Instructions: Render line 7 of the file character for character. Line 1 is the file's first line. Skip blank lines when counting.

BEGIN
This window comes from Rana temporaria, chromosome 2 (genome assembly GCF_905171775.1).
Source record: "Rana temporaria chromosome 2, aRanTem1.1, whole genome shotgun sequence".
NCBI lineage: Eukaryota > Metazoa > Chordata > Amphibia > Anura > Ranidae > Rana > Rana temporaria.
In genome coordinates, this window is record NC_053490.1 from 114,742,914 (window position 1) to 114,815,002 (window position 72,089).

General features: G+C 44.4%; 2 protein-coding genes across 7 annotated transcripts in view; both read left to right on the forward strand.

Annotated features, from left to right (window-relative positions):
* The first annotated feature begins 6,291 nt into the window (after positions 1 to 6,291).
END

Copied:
* The first annotated feature begins 6,291 nt into the window (after positions 1 to 6,291).